Celebrated Crimes, Book 18: La Marquise de Ganges
Date: March 1905
Duration: 2 hours 12 minutes
To paraphrase the note from the translator, The Celebrated Crimes of Alexandre Dumas père was not
written for children. The novelist has spared no language—has minced no words—to describe violent
scenes of violent times.
In this, the eighteenth of the series, Dumas explores the history of a famous French aristocratic
family: that of Marie de Rossan, also known as Diane de Joannis de Roussan and as Anne-Elisabeth De
Rossan, but in any case the Marquise de Ganges and La Belle Belle Provençale: often described as the
most beautiful woman of her time. It was, indeed, her beauty that undid her. After the death of her
first husband, she heard of the Marquis de Gange; she heard of him as the handsomest man in France,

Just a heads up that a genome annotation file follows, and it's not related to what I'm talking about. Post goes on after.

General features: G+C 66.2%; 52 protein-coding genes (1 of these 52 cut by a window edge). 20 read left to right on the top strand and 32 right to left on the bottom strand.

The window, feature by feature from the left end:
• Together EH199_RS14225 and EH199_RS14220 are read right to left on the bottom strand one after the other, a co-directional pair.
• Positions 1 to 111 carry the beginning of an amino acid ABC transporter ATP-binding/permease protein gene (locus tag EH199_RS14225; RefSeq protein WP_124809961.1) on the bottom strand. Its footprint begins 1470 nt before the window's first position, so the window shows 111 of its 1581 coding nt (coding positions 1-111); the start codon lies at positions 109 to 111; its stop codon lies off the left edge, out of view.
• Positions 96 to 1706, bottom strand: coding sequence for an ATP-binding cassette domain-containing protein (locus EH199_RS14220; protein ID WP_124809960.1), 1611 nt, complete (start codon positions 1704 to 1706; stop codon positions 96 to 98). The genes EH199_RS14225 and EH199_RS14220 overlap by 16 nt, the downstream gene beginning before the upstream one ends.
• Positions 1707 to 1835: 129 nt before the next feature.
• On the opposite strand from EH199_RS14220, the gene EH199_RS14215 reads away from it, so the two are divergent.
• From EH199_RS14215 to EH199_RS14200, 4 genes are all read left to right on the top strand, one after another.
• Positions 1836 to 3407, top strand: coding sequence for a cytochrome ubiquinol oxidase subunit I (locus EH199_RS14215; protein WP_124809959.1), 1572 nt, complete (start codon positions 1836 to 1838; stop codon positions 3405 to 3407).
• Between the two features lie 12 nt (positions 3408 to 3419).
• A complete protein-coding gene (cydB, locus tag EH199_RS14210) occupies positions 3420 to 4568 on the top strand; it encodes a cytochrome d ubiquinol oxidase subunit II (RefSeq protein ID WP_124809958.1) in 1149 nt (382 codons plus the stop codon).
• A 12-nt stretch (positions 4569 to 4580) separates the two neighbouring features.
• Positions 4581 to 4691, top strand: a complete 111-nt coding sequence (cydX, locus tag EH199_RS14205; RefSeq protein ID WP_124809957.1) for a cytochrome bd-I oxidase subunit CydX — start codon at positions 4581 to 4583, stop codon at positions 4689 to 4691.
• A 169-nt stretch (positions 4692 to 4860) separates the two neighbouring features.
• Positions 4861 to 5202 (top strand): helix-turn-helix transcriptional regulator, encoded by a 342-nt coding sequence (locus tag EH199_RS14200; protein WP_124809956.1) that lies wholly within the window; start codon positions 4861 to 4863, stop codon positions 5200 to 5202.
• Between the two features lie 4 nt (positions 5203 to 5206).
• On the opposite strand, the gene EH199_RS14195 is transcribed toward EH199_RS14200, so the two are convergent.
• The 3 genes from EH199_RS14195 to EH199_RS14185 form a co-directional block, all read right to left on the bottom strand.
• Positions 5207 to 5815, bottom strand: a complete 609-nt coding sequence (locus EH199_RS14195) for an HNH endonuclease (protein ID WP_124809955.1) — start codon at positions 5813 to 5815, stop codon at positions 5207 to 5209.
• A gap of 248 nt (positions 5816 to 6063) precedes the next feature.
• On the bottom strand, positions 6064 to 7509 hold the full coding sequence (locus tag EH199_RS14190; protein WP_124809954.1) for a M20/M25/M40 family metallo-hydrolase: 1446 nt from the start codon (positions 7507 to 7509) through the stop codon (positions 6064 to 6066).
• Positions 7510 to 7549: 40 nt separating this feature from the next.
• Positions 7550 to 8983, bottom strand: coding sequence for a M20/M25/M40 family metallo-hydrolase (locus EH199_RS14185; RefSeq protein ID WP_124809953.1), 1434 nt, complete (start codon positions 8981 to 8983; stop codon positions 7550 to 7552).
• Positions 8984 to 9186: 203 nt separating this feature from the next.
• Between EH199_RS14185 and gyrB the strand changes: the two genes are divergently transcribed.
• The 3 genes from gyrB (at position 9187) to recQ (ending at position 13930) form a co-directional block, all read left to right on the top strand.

and she could not resist the urge to meet him. They met, they married, and the rest is history--
bloody, violent and terrible history, completely opposite to the sweet romance with which it began.
Dumas tells her story in full, and also takes us through the tales of her husband, her children, and
the men who murdered her--and that group may include her husband as well.
Dumas may have collaborated on this, as he frequently did in his works, with other writers.
Nevertheless, it is clearly Dumas who has the final say on this work, as with all the other works in
A Freshwater Seas production.